Robots are ‘electronic persons’, says EU

Watch this space: R2, a humanoid robot currently on the International Space Station. © NASA

Lawmakers should give robots rights and a legal status, according to a group of MEPs. Is it immoral to harm a robot? Or should human needs always come before those of machines?

In 2015 hitchBOT was travelling from one coast of America to the other. The smiling humanoid robot had already successfully hitch-hiked across Canada and around Europe.

It spent two weeks in the northeastern USA, asking people questions such as: ‘Would you like to have a conversation? I have an interest in the humanities.’ But on August 1st it was found with its head and arms torn off.

HitchBOT’s fans were stunned. ‘I can’t lie. I’m still devastated,’ tweeted one reporter. A blogger called it ‘yet another reminder that our society has a long way to go’.

Yesterday an EU committee voted that lawmakers should treat robots as ‘electronic persons’ and recommended a measure which could have protected hitchBOT.

Giving robots a legal status may sound outlandish. But robots have been humanised in films for decades, and as technology rapidly advances, a growing number of academics are investigating the ethics of robotics and artificial intelligence.

Anecdotal evidence suggests we can feel empathy towards robots. In one study, several participants refused to beat small robots to death when they were asked to do so.

Why? Was this an immoral thing to do? Some thinkers argue the morality of an action should be judged by its impact on living things, particularly sentient ones: animals should have rights, but not robots.

But others say morality rests on rules of behaviour. For example, lying is wrong, and lying about a trivial issue makes you more susceptible to lying about significant ones. The way you behave to robots is indicative of your wider behaviour. ‘Mistreating an object that reacts in a lifelike way could impact the general feeling of empathy we experience,’ writes researcher Kate Darling.

This also implies some robots should have more rights than others. And as the machines become more sophisticated, the moral calculus could change. If we gave robots rights, would they one day be able to vote? If we protect them from violence, will we protect them from economic exploitation?

Rights and wrongs

This may sound ridiculous now, say proponents, but so did animal rights in the past. Robots may soon be able to suffer. This is also partly about us, and we are not solely rational beings. What would you think if you saw a child attacking a humanoid robot? If we promote ethical behaviour towards machines, kindness towards humans will follow.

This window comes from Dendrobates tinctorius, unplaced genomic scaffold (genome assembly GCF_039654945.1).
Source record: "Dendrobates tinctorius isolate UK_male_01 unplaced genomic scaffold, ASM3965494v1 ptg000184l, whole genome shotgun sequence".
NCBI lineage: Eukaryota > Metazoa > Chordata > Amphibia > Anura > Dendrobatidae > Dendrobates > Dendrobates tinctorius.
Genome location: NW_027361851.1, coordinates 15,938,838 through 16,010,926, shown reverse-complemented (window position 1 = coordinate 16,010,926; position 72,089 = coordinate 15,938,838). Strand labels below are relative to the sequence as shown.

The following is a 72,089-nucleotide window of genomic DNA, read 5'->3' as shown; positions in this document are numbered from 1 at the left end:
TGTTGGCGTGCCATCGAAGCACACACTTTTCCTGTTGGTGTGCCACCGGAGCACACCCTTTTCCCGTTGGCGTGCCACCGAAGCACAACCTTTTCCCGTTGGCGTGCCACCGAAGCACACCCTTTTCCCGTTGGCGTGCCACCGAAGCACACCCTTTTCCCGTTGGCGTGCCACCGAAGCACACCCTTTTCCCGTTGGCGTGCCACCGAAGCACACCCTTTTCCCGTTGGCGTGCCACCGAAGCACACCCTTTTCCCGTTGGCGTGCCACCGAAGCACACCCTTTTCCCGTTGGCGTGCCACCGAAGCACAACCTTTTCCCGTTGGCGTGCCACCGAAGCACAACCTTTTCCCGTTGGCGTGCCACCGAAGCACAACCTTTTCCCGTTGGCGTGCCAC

‘Absurd!’ the other side cries. Robots cannot think or control their bodies. And they exist to enhance the human experience — not vice-versa. We should consider how our actions affect living things, not machines. Those who say otherwise are suggesting a suicidal form of anti-humanism — the subjugation of the needs of our species.

You Decide

  1. Does reading about the hitchBOT’s destruction sadden you?
  2. Should robots have rights?


  1. In pairs, make two lists, showing the rights you would give to humans and animals. Then discuss which, if any, would apply to robots.
  2. Write a one-page essay plan under the following title: ‘Robots should have the same rights as animals. Discuss.’

Some People Say...

“The question is not: can they reason? Nor: can they talk? But: can they suffer?”

Jeremy Bentham

What do you think?

Q & A

I’m not a robot — so can’t I just ignore this?
This issue could have a huge impact on the human race. If we give robots rights, what will it say about us? Will it mean we treat humans better and we work alongside robots to make the world better? Or will it mean we put our own interests second and cause misery and suffering among humans like you? Will we, for example, promote robots who do work which you could usefully do?
But surely robot rights won’t exist any time soon?
That depends on the speed of change. And besides, this is a question about morality. Should we treat entities well only because they can suffer? Or should we consider what it says about us? Should we put our interests above those of robots? The age of the robots will test our understanding of what it means to be human.

Word Watch

Looks like a human, making it easier to do the same jobs as one.
The EU’s legal affairs committee voted to support the implementation of a report on the future of robotics and artificial intelligence. Most of the report outlines rules which robot designers would have to follow in an attempt to protect humans.
For example, A.I., Wall-E and the Star Wars series.
In a similar story, an army colonel in Arizona ordered the end to a landmine-clearing exercise. He stopped because the exercise involved deliberately blowing off a centipede robot’s legs, which he considered ‘inhumane’.
The study’s participants were given Pleos (baby robots which looked like people). First they were told to interact with them, then to tie them up and beat them.
Darling argues that the stakes are higher when a machine physically exists, seems to move on its own accord, and mimics human behaviour.
For example, artificial intelligence can now be programmed to teach itself — suggesting robots could develop many of the qualities that make us human.

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